Listed below are some popular questions we’re often asked about website development. While we don’t profess to have all the answers, we have a good handle on the inquiries listed here.
Have questions not listed here? Please contact us and we’ll be happy discuss any other concerns.
What is a responsive website?
Responsive design refers to the process of making websites mobile friendly. A responsive site is programmed so its content layout automatically adjusts to fit any size electronic device (i.e., desktop, laptop, tablet, phone). Before responsive design came along, many businesses maintained separate websites for mobile and non-mobile access; otherwise, visitors had to view tiny, scaled-down versions of desktop layouts on their smaller screens.
We’ve heard that you only get seven seconds to tell your story on a home page. How do we possibly do that?
Old-school wisdom says that a website must convey an organization’s entire story in just a few seconds, before visitors lose interest and leave. But if your company is too remarkable to sum up in mere seconds, you’ll want to encourage visitors to stick around and discover everything you have to offer.
With a mix of relevant information and compelling design, you can create a sticky website that engages visitors. Remember, it’s not a race to tell your story fast, but to quickly capture your audience’s attention so you can tell it well.
How do we get all our vital information “above the fold?”
Raise your hand if you remember reading printed newspapers. Nobody? Well, back in the day, newspaper editors placed their lead stories and photos at the top of the first page, above the paper’s fold. In website design, above the fold refers to the segment of a webpage that visitors can view without scrolling. Conventional wisdom suggests that important information and calls-to-action should appear above the fold—or, more accurately, above the scroll.
That school of thought has plenty of critics, and for good reason. With today’s varying screen sizes and news-feed web designs, Internet users are accustomed to scrolling. Therefore, what’s really important is intriguing your visitors to scroll in the first place. Create great content, and your users will find it.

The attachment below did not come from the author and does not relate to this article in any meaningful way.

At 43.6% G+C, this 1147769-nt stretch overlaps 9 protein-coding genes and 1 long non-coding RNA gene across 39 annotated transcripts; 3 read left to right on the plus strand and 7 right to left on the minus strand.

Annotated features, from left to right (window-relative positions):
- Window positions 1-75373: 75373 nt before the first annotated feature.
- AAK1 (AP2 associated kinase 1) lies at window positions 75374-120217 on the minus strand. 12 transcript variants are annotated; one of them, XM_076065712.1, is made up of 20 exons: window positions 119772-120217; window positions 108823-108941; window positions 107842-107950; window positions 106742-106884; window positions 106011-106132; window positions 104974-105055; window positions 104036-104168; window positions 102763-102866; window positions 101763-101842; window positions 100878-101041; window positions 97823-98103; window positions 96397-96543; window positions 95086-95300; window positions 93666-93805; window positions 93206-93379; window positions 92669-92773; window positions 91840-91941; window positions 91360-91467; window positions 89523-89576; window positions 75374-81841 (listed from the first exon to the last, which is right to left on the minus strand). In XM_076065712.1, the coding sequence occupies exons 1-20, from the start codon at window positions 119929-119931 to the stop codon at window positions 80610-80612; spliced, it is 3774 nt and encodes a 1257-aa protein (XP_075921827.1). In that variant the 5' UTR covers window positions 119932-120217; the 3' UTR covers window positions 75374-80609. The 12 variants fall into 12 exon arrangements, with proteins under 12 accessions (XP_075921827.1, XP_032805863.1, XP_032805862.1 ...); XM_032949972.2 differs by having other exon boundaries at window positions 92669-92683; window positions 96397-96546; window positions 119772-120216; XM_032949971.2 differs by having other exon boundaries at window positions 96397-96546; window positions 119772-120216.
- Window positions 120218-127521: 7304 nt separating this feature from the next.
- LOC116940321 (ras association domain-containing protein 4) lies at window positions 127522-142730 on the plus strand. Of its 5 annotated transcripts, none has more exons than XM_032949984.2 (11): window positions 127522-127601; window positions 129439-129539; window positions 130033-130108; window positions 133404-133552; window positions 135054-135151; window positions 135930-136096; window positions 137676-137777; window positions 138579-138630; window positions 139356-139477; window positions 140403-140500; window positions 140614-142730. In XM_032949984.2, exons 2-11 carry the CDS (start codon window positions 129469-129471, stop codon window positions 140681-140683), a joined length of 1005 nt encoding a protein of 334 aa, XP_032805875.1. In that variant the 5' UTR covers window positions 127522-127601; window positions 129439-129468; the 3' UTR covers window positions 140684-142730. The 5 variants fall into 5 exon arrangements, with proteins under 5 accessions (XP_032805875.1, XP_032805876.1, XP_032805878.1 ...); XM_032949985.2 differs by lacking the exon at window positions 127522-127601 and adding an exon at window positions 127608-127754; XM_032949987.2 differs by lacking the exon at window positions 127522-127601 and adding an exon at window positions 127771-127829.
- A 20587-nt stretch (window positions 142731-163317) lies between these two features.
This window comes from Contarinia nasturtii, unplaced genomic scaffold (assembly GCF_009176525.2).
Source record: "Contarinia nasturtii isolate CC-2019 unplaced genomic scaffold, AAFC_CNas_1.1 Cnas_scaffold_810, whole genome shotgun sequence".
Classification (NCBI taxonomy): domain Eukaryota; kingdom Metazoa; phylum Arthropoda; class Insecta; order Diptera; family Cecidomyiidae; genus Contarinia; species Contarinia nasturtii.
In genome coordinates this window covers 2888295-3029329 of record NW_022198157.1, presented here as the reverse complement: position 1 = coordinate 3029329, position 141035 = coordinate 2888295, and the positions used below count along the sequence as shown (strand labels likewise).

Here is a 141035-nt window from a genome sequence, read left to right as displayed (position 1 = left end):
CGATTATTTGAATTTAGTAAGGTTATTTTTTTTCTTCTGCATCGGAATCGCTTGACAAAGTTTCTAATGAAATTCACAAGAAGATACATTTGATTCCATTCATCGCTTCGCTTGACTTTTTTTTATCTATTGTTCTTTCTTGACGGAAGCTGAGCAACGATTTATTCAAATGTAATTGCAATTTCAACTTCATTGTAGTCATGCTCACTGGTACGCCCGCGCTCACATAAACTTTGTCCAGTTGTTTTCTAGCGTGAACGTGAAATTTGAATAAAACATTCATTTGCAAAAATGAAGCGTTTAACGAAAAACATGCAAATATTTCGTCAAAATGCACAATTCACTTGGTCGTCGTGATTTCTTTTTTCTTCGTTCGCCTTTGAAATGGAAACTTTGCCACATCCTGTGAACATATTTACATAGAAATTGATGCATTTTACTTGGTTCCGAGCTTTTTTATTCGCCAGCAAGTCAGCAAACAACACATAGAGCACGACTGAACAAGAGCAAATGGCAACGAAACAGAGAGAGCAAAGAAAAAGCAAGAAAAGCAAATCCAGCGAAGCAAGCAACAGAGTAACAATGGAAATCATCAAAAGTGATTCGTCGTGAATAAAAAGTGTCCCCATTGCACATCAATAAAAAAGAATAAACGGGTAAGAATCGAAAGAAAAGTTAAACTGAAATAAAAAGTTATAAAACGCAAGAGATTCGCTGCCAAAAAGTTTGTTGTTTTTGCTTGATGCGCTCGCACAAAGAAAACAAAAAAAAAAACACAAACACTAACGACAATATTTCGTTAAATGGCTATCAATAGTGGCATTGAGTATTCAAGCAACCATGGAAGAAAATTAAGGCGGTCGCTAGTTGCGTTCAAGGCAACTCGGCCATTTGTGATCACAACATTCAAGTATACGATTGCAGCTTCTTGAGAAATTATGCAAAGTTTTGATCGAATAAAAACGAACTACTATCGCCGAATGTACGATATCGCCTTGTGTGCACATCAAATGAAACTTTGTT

What are the best fonts to use for a site frequented by seniors?
According to the National Institute on Aging (NIA), sans serif fonts offer the best online readability for aging adults. Sans serif typefaces—fonts such as Arial, Tahoma, Helvetica, and Verdana—are free of decorative tails at the end of strokes.
The NIA also recommends setting body text at 16 pixels or more in size and to avoid condensing spaces between characters. Text should appear in dark colors, mixing upper and lower cases, and be contrasted against a light background.
It’s worth noting that the NIA suggests using serif fonts in books, magazines, brochures, and other printed materials that contain large amounts of text.
Do we really need a mobile friendly website?
Yes, but don’t just take our word for it. Google’s search algorithms now factor a website’s mobile friendliness into its rankings. That means websites optimized for mobile devices appear higher in Google search results.
What’s more, in the coming months, Google will create a separate mobile directory as its primary index for responding to search queries. The company will still maintain a desktop index as well, but it will be less current than the mobile version.
So, yes: if you want your website to be relevant with major search engines such as Google, it had better be mobile friendly.
Do we have too much text?
Probably. Research shows that users only read between 20 and 28 percent of the words on an average webpage. Indeed, few visitors read a site’s information word-for-word; 79 percent simply scan the page.
Your website should include limited, easy-to-scan text. Highlighted keywords, informative sub-headings, and bulleted lists all let readers peruse your page quickly. And restricting the number of words ensures that your site contains plenty of eye-pleasing white space.
As with most things in life, quality is better than quantity when it comes to web text.
How often should we get a new website?
Short answer: As often as it takes to keep up with significant technology changes.
Longer answer: In the past few years, there have been drastic changes in website technology and trends. For example, sites built using Flash became obsolete when Apple stopped supporting the platform on its devices. And, as users began relying more heavily on smartphones for Internet access, web developers began adapting sites to be mobile friendly. Those types of technology changes tend to drive new website development.
There are other reasons for redesigning a website, such as featuring new branding initiatives, incorporating design trends, or making the site easier to maintain internally. In today’s rapidly changing online world, if you suspect that you need a new website, then you probably do.
What services should we expect when hiring a website developer?
You should expect the same services from a website developer as you’d expect when hiring a full-service advertising firm. In other words, a professional developer should not only deliver a trendy, functioning website, but also provide webpage copywriting, photography services, video production, and overall marketing advice.
Let’s face it, a website is vital to your branding. It needs to be your company’s top salesperson. For that reason, its development requires expertise that goes far beyond writing code.
So, hire more than a website developer; hire a marketing specialist.